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News from the Climate Front

Projection for 2090-2099 of the number of weeks per year where maximum daily temperatures exceed 100F. Based on the IPCC A1FI SRES business as usual scenario (source: Katherine Hayhoe, 2010, using NOAA data). Say good bye to Arizona. Wheat in Kansas could be in trouble too.

By Thomas Neuburger

“Everything new is old again.” —Yours truly, here.

As you can imagine, there’s news on the climate front. And as you can also imagine, it’s both shocking and more of the same. I’ll characterize the latest reports with three snippets and an afterthought.

1. The world of “infinite growth” — by which the wealthy mean “infinite profit” — has decided that burning “biofuel” (ethanol) and “biomass” (wood pellets) is a route to climate salvation.

First, in what world is burning anything made of carbon a route to falling CO2. In case you’ve forgotten, this is what burning looks like:

Note the wood. The formula is this:

Wood plus oxygen yields ash, CO2 and water. Yet there’s a world of wealth-friendly science people to tell you it’s OK to burn this stuff. Some of those people work for Biden’s EPA:

A new EPA proposal is reigniting a debate about what counts as ‘renewable’
The agency wants more ethanol, biogas, and wood pellet power in the nation's fuel mix. But is that actually a good thing?

The EPA is being pretty aggressive about this push:

The EPA’s recent proposal aims for nearly double the amount of the use of these fuels [ethanol, biogas, wood pellets, biomass diesel] by 2024. Then a 50 percent increase the year after, equivalent to 2 billion gallons.

That's money in the bank if you own forests and corn fields. If you want to know who’s behind this push, look no further than this fellow:

“We are pretty pleased with what the EPA proposed for 2023 through 2025,” Geoff Cooper, president and CEO of the Renewable Fuel Association, an industry group whose members primarily include ethanol producers, but also represent biogas and biomass producers, told Grist.

2. This madness, of course, is making the problem worse. James Hansen and colleagues have released another stiffening study, this time about the rate of climate change and why it’s accelerating.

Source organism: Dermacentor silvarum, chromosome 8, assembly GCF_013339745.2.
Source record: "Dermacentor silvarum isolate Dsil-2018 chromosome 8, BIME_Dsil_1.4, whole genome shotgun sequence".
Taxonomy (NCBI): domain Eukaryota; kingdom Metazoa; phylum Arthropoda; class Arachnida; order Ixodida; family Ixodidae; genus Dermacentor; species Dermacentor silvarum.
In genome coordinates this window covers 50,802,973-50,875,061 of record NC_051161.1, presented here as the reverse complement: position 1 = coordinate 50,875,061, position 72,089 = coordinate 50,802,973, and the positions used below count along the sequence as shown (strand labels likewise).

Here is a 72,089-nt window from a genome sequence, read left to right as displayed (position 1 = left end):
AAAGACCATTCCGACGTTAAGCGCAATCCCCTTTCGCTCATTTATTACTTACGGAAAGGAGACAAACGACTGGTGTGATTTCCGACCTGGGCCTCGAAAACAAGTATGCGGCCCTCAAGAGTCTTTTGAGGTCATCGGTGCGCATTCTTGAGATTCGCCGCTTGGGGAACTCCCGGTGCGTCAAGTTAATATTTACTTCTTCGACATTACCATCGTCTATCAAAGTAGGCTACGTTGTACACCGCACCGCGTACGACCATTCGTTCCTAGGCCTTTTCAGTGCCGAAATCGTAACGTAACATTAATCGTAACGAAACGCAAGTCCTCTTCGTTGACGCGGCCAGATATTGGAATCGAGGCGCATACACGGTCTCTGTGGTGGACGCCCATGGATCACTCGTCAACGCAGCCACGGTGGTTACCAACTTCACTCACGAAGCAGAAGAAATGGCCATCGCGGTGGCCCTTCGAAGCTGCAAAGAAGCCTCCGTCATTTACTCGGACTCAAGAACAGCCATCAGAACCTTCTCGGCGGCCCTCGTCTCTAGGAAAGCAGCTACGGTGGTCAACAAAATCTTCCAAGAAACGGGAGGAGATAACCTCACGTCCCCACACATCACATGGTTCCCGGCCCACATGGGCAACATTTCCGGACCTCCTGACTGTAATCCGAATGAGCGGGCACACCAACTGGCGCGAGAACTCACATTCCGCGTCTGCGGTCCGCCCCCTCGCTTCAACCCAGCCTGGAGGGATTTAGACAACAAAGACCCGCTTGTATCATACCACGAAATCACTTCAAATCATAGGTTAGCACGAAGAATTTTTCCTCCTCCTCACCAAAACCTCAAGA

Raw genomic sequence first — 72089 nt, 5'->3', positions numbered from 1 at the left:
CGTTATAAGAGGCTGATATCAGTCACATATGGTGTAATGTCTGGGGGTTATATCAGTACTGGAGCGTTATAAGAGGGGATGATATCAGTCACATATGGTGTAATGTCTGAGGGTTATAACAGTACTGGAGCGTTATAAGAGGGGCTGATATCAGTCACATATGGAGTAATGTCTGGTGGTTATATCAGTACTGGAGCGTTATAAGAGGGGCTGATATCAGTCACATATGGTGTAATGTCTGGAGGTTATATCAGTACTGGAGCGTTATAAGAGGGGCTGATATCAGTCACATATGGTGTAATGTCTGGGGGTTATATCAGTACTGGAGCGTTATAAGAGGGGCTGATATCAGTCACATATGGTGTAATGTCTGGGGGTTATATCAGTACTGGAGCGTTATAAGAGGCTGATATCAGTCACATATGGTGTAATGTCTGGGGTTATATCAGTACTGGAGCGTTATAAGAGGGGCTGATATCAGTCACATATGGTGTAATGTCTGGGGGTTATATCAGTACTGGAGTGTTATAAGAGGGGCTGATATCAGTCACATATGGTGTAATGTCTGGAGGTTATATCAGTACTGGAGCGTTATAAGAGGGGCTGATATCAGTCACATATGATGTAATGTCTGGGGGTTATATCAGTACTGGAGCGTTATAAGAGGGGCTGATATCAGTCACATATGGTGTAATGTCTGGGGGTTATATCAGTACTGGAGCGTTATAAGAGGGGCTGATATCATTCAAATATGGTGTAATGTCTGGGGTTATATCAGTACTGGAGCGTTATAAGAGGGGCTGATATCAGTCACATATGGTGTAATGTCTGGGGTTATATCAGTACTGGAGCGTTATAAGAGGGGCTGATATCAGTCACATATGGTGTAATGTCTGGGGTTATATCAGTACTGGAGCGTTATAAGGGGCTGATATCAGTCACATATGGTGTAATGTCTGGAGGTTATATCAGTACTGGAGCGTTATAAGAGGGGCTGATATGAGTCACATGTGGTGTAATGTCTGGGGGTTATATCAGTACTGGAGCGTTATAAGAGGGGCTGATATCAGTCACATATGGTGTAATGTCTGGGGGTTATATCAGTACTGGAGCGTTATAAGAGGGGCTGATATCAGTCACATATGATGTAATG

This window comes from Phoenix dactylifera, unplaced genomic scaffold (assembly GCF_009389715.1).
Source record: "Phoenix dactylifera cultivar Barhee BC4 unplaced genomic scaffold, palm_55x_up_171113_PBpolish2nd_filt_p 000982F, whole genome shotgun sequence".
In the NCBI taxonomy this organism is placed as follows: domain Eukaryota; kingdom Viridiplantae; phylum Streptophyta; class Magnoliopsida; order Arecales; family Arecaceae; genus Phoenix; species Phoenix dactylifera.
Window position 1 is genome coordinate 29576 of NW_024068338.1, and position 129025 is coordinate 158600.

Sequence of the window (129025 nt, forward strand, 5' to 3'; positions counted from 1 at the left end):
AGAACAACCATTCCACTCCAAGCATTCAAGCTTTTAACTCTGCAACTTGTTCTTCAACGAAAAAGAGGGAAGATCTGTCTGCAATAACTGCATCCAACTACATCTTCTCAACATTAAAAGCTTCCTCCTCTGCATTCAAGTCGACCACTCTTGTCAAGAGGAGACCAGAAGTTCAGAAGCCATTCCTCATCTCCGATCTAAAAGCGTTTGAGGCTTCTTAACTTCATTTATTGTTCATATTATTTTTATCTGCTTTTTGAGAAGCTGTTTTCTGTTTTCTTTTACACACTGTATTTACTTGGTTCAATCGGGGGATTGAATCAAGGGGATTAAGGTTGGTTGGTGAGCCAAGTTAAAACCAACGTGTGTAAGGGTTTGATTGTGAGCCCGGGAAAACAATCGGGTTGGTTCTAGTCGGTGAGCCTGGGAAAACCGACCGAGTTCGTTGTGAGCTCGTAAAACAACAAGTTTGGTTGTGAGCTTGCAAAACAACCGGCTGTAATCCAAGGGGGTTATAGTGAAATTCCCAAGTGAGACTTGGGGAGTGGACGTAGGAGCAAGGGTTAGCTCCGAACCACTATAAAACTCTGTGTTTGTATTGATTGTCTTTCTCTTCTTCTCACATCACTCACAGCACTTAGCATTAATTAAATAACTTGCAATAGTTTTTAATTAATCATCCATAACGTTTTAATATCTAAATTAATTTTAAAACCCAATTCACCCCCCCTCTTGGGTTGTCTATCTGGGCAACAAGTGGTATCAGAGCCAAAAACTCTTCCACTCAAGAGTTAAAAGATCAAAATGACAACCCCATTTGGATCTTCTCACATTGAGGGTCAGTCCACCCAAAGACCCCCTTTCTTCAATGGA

The paper is titled “Global warming in the pipeline”. It's a good read (I do recommend it), but to boil it down, the concept of global warming “in the pipeline,” as Hansen explains, is a result of the “climate’s delayed response and the need for anticipatory action to alter the course of fossil fuel development.” In the Abstract, he states the problem succinctly:

Global warming in the pipeline is greater than prior estimates.

and later:

At this moment, humanity is taking its first steps into the period of consequences. Earth’s paleoclimate history helps us assess potential outcomes.

The piece contains two stunning graphs. Here’s the first:

Fig. 6. Observed global mean surface temperature (black line) and expected warming from observed GHG changes with two alternative choices for ECS. The difference (blue area) is an estimate of the cooling effect of the (unmeasured) aerosol forcing. The temperature peak in the World War II era is in part an artifact of inhomogeneous ocean data during that period.

The bottom line on this graph is: The two red lines represent global temperature change from the 1850 baseline if the air contained no pollution — sulfides, particles and other poisonous industrial crap that modern life throws into it. The lower black line is the global warming we’re witnessing. If the air were clean tomorrow, we’d soon see +2°C global warming, not the 1°C we’re now experiencing.

The second chart is worse:

Fig. 19. Accelerated warming rate post-2010 (yellow area) if aerosol [air pollution] reductions approximately double the net (GHG + aerosol) climate forcing. Upper and lower edges of the yellow area are 0.36 and 0.27°C per decade warming rates.

We could call this one “Where we’re headed.” If I’m not mistaken (carry the 2) most of us will still be alive in 2040. We can't kick this can down the road. There’s no road left.

3. But wait, there’s hope; the current system may yet produce a solution. Or so the UN believes:

UN Secretary-General to Convene “Climate Ambition Summit” in 2023
UN Secretary-General António Guterres announced he will convene a Climate Ambition Summit in September 2023, to generate “new, tangible and credible climate action” to “accelerate action at the mid-way point” of the SDGs. Going forward, he said he will push for a Climate Solidarity Pact, for all big emitters to “make an extra effort” to reduce greenhouse gas (GHG) emissions in line with the 1.5°C goal and provide support for those who need it.

Because of course the money-mad person quoted in point one will listen to the polite requests of the person in point three. Right.

4. Which brings me, snippets done, to point number four, my afterthought, a conclusion you should be drawing for yourself:

  • Asking won't get this job done. The people in charge need telling.

  • Someone not seventy or older is going to figure this out. Not everyone will stay blind.

  • Maybe a bunch of someones will figure it out together.

  • What “not asking, just telling” could look like, when a whole lot of people all do it, is messier than anyone I know is willing to contemplate.

We may pray for the day, long gone, when contemplation was all that was asked of us, when action wasn't forced because others are acting with force. We may pray for the day when that sun hadn't set. The way to answer those prayers is to act right now.


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